We rescued a VERY severely abused 100-pound American Bulldog named Baccus who we had for about 10 years, until he died of natural causes. He hated everyone until he got to know you, which took forever. He was covered in horrendous scars from terrible beatings he’d received in his horrible past. The American Bulldog Rescue had found him in the Los Angeles dog pound, and we ended up with him.

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(Photo courtesy Buzz Osborne)

We gave him a great home, but he was a real challenge. I don’t know if I’d take on another dog who’d been that abused, but I feel like we did our part for the great abused dog spirit, so it’s all good. As long as he was alone with us and the other dogs he was fine, and you could see what an amazing dog he really was. Big heart and very appreciative. We saved him and finally gave him the good life he deserved. I miss him a great deal.

Our dog Coco, my wife bought from a friend, and she’s the first Jack Russell we ever had. To this day, I can’t believe she sold her to us because she’s such a good dog! My wife has a saying that our dogs are not for sale. For any price. And she means it.

Coco showed us just how cool, smart, and special Jack Russells are. Now I can’t imagine not having a Jack Russell. So much fun. We’ve had a wonderful time with Coco for over 16 years. Now she’s in the twilight of her life and basically deaf and becoming blind, but she still gets around pretty good for such an old girl. As old as she is, she still runs around like a young dog after she gets a bath. It’s really cute! At this point we’re just trying to make her comfortable.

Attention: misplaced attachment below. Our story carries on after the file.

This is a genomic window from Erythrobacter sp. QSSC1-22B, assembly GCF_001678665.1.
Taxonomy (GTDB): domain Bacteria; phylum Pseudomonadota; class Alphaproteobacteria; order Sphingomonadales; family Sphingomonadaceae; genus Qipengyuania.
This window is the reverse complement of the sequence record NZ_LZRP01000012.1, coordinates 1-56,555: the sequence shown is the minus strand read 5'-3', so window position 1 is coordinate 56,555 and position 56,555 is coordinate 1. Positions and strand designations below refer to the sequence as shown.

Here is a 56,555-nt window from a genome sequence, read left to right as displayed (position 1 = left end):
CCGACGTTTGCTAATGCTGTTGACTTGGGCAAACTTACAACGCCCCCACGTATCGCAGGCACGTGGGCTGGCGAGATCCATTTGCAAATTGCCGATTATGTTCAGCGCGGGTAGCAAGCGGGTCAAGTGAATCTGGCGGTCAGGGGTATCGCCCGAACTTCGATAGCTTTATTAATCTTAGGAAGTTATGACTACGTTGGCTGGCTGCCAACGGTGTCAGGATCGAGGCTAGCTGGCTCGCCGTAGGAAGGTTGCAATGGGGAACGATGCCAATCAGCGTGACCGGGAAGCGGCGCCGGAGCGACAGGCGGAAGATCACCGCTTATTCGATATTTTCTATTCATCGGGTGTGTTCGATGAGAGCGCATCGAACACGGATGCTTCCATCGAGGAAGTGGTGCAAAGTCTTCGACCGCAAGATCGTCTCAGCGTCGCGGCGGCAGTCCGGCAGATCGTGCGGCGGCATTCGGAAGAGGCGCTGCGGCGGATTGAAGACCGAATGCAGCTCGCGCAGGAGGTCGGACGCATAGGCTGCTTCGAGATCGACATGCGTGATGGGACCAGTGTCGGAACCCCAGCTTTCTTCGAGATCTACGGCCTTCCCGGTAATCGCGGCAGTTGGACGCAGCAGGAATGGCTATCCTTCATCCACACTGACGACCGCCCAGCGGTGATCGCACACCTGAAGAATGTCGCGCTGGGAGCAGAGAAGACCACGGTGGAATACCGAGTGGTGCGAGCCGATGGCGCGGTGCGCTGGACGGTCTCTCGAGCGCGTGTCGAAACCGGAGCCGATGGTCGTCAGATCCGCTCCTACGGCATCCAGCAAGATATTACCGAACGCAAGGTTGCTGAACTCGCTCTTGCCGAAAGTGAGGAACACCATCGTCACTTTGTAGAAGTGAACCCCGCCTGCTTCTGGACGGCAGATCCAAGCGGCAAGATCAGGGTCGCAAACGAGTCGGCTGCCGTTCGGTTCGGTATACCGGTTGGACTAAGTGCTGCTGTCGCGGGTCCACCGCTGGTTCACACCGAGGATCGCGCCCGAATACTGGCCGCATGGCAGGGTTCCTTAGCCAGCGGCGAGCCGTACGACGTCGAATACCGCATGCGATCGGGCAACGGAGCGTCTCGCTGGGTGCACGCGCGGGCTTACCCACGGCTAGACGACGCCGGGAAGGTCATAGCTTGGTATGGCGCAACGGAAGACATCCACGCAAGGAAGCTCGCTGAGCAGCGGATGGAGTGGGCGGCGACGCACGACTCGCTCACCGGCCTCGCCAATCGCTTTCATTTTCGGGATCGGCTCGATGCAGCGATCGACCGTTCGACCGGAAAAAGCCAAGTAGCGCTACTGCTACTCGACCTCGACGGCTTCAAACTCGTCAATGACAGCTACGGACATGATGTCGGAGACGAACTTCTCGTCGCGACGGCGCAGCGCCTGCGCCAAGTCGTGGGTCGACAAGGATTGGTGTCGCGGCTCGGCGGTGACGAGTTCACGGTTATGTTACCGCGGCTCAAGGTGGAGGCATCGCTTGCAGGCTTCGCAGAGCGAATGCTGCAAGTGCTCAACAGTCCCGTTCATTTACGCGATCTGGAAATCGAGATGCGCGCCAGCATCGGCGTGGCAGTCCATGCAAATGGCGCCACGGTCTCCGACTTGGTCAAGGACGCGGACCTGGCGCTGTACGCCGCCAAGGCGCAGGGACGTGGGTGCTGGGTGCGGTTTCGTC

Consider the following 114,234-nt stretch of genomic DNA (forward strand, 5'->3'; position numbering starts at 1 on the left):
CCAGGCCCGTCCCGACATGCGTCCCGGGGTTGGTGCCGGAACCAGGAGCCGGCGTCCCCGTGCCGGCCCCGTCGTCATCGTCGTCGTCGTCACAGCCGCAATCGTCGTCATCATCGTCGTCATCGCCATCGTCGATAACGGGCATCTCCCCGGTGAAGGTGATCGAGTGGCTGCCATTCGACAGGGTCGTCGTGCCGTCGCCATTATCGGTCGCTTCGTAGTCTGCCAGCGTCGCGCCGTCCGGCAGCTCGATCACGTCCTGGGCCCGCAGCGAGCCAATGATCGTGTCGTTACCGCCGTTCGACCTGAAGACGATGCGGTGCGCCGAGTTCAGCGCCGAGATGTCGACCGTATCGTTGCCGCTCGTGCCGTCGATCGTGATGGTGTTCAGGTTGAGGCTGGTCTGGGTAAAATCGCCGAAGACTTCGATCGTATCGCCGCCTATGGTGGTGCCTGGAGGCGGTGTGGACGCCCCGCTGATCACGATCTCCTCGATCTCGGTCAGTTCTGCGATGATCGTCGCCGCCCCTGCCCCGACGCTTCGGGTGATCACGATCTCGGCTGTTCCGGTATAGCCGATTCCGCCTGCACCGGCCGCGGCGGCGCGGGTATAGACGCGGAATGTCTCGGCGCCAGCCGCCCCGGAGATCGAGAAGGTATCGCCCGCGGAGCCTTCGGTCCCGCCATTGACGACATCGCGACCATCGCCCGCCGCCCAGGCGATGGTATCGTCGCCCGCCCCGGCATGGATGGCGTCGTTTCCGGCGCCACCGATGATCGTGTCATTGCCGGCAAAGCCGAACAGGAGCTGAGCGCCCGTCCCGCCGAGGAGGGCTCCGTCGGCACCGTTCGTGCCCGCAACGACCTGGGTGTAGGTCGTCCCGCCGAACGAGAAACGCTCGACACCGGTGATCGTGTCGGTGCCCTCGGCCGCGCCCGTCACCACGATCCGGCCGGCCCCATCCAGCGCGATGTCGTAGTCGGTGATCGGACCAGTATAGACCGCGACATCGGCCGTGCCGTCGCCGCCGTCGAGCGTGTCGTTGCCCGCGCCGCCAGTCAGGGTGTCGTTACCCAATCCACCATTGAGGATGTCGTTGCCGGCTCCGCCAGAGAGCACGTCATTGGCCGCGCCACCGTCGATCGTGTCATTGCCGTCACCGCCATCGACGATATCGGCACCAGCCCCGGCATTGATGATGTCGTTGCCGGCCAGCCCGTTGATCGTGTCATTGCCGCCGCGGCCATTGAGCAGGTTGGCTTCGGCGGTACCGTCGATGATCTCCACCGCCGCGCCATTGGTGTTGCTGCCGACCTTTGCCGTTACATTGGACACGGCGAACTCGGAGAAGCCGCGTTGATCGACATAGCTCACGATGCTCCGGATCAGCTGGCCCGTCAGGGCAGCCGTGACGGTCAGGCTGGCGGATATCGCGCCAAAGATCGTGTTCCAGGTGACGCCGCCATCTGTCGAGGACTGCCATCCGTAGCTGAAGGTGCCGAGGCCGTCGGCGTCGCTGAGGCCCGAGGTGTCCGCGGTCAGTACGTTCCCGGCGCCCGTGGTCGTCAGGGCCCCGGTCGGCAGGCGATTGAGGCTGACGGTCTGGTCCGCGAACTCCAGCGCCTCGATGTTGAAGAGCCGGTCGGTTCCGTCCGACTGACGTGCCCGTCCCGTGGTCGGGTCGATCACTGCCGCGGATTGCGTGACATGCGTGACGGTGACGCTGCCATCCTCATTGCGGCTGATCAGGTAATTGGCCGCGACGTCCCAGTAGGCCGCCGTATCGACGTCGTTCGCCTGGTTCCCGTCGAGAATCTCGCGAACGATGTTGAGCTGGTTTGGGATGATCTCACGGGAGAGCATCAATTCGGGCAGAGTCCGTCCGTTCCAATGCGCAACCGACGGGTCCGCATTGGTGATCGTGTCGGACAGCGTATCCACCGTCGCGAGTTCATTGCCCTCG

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(Photo courtesy Buzz Osborne)

Buster is a young Jack Russell we got as a gift when he was still a mischievous puppy. We’d never raised a puppy before, and it was a pain in the ass, but that’s how it goes with puppies; it was never really a problem.

Buster is the poster dog for what makes Jack Russells my favorite breed. He’s a wild man in need of exercise, and that’s exactly what we do. A tired Jack Russell is a good Jack Russell. Those are words to live by with these dogs. If you might be thinking of getting a Jack but you’re not sure if you can run their ass off every day, DO NOT DO IT. A Jack Russell without exercise will destroy your house.

Buster is a great hangout dog and will follow you around the house all day, studying whatever it is you’re doing. If he can do it he will do it, so you have to keep your eye on him all the time. Jack Russells are hunters and vicious killers and will do so whenever possible. They cannot be trusted around small animals. Killing is what they were bred to do, so you have to keep that in mind.

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Buzz with his dog Buster. (Photo courtesy Buzz Osborne.)